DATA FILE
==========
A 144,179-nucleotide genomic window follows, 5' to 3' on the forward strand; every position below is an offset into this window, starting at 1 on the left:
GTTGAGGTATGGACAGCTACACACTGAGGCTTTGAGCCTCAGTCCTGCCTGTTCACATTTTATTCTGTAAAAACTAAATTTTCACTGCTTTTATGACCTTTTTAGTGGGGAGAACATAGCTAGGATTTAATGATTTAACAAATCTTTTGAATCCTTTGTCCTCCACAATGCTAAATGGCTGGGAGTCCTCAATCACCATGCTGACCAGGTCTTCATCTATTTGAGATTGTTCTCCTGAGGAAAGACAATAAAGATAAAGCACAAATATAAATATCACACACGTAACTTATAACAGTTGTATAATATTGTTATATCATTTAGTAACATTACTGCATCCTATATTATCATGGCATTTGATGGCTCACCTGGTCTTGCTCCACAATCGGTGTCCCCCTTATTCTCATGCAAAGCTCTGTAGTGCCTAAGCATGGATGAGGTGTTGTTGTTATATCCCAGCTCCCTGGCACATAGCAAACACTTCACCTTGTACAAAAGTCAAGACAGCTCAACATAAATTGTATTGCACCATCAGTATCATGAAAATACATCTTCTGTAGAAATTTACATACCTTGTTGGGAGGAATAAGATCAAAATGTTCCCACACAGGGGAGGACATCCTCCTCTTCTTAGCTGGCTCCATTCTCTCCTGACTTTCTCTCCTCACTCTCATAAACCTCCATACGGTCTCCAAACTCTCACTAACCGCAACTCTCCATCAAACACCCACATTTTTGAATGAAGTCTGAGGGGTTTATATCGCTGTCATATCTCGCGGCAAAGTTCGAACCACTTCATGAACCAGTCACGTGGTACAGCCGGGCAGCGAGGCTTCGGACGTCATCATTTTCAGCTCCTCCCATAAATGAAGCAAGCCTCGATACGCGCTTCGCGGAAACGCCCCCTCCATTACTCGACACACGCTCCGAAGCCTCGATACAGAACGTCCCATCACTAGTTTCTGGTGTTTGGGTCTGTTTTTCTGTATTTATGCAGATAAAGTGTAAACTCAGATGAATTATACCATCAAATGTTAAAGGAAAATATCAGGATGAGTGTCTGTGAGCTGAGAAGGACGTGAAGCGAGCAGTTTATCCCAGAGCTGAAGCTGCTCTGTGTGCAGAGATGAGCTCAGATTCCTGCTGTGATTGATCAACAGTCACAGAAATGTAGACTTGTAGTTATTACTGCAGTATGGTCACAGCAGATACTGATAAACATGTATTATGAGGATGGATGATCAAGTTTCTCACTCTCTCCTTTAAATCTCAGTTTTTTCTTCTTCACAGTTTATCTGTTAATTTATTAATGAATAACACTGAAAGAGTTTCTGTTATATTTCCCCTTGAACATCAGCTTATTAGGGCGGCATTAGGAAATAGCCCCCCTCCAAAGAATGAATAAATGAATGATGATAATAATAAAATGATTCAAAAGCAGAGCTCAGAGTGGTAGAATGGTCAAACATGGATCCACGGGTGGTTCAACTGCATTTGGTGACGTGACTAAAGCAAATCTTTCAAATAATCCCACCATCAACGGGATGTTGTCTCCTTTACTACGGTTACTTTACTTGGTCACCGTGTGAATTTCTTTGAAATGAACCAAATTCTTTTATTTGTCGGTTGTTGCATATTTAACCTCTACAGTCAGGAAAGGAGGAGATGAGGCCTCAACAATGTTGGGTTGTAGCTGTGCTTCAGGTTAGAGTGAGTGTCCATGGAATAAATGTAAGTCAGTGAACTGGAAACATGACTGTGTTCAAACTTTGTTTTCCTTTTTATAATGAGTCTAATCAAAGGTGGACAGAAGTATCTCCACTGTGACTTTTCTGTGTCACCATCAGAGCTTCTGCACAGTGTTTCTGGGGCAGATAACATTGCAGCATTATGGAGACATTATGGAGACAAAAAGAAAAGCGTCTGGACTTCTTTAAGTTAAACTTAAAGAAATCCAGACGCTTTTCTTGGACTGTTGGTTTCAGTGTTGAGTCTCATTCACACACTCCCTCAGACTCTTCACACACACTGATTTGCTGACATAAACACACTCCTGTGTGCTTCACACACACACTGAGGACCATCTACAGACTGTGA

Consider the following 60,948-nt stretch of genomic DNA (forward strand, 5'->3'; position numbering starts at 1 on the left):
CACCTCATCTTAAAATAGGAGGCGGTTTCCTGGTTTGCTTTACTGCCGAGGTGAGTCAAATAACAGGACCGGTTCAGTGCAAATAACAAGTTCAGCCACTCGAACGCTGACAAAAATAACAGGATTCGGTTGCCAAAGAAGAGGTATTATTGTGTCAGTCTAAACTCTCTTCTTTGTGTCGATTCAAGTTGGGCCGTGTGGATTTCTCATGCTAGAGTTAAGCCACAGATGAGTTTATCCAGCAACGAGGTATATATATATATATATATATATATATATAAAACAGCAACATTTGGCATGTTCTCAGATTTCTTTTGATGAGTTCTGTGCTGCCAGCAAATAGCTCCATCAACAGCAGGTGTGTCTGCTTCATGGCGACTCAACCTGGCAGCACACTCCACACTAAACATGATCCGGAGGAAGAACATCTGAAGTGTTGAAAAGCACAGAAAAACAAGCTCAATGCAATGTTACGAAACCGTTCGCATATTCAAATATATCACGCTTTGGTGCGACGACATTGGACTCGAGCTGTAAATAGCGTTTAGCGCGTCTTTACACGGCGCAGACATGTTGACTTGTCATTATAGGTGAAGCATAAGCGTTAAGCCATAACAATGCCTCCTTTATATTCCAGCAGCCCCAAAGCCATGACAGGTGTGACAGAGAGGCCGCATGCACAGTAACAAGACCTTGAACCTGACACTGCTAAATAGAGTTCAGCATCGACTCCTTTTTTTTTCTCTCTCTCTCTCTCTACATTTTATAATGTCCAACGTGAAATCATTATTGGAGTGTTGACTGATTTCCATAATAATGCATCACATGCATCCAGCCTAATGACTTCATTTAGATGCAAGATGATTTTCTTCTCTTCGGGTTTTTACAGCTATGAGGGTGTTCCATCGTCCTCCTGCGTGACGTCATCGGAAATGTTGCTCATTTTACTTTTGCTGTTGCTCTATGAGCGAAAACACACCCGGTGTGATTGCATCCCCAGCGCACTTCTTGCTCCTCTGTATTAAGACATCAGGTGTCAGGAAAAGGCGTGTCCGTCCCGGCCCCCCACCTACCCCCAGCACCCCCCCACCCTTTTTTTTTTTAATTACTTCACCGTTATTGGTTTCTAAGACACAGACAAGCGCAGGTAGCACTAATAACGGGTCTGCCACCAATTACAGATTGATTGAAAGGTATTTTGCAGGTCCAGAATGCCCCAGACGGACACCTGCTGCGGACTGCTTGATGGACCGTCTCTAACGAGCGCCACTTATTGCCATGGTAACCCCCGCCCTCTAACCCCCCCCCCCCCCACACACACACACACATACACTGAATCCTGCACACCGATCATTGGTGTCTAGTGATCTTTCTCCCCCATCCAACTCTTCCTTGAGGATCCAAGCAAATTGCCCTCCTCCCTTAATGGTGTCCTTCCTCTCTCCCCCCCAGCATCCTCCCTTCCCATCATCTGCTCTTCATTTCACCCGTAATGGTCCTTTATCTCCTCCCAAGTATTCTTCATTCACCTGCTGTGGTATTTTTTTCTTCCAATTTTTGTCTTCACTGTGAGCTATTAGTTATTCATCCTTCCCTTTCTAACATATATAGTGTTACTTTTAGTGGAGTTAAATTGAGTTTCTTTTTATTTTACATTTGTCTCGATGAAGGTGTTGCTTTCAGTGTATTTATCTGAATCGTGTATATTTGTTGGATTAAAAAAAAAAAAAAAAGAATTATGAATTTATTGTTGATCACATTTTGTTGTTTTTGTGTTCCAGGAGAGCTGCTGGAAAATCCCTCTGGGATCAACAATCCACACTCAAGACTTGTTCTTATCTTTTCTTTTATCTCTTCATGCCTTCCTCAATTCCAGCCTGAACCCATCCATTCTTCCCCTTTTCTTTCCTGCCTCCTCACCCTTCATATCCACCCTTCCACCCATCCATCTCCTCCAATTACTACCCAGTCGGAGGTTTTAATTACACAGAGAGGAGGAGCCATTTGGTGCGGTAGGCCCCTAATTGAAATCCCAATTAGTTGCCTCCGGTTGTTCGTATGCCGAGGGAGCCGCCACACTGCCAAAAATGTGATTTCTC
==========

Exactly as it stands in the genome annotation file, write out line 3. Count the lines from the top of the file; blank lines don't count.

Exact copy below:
Consider the following 60,948-nt stretch of genomic DNA (forward strand, 5'->3'; position numbering starts at 1 on the left):